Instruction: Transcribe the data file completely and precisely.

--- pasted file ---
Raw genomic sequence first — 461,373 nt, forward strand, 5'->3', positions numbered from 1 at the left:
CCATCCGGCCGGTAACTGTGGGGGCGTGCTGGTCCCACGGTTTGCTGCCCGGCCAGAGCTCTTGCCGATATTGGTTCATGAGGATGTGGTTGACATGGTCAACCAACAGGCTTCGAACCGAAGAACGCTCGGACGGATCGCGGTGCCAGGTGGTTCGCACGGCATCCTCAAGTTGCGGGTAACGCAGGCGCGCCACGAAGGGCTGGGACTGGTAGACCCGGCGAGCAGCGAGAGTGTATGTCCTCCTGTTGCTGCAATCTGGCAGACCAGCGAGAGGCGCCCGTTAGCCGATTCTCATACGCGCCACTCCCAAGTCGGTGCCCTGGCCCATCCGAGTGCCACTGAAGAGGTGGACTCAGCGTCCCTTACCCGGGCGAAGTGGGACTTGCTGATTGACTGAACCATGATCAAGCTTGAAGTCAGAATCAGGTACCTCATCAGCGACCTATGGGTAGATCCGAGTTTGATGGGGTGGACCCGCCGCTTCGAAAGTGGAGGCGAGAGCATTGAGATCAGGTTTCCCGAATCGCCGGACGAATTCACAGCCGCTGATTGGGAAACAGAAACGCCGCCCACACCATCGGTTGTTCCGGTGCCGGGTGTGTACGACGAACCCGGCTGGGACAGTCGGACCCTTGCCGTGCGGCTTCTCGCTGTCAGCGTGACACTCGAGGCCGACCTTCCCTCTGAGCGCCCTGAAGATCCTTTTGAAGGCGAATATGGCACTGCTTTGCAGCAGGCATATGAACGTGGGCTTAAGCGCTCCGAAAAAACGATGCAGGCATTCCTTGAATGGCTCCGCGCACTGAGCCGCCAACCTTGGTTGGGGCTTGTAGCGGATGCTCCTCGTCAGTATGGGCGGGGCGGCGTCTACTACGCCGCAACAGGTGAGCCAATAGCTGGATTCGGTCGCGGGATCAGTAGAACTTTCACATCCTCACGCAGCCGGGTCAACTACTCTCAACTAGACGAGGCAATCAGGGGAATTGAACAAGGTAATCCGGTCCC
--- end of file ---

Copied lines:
Raw genomic sequence first — 461,373 nt, forward strand, 5'->3', positions numbered from 1 at the left:
CCATCCGGCCGGTAACTGTGGGGGCGTGCTGGTCCCACGGTTTGCTGCCCGGCCAGAGCTCTTGCCGATATTGGTTCATGAGGATGTGGTTGACATGGTCAACCAACAGGCTTCGAACCGAAGAACGCTCGGACGGATCGCGGTGCCAGGTGGTTCGCACGGCATCCTCAAGTTGCGGGTAACGCAGGCGCGCCACGAAGGGCTGGGACTGGTAGACCCGGCGAGCAGCGAGAGTGTATGTCCTCCTGTTGCTGCAATCTGGCAGACCAGCGAGAGGCGCCCGTTAGCCGATTCTCATACGCGCCACTCCCAAGTCGGTGCCCTGGCCCATCCGAGTGCCACTGAAGAGGTGGACTCAGCGTCCCTTACCCGGGCGAAGTGGGACTTGCTGATTGACTGAACCATGATCAAGCTTGAAGTCAGAATCAGGTACCTCATCAGCGACCTATGGGTAGATCCGAGTTTGATGGGGTGGACCCGCCGCTTCGAAAGTGGAGGCGAGAGCATTGAGATCAGGTTTCCCGAATCGCCGGACGAATTCACAGCCGCTGATTGGGAAACAGAAACGCCGCCCACACCATCGGTTGTTCCGGTGCCGGGTGTGTACGACGAACCCGGCTGGGACAGTCGGACCCTTGCCGTGCGGCTTCTCGCTGTCAGCGTGACACTCGAGGCCGACCTTCCCTCTGAGCGCCCTGAAGATCCTTTTGAAGGCGAATATGGCACTGCTTTGCAGCAGGCATATGAACGTGGGCTTAAGCGCTCCGAAAAAACGATGCAGGCATTCCTTGAATGGCTCCGCGCACTGAGCCGCCAACCTTGGTTGGGGCTTGTAGCGGATGCTCCTCGTCAGTATGGGCGGGGCGGCGTCTACTACGCCGCAACAGGTGAGCCAATAGCTGGATTCGGTCGCGGGATCAGTAGAACTTTCACATCCTCACGCAGCCGGGTCAACTACTCTCAACTAGACGAGGCAATCAGGGGAATTGAACAAGGTAATCCGGTCCC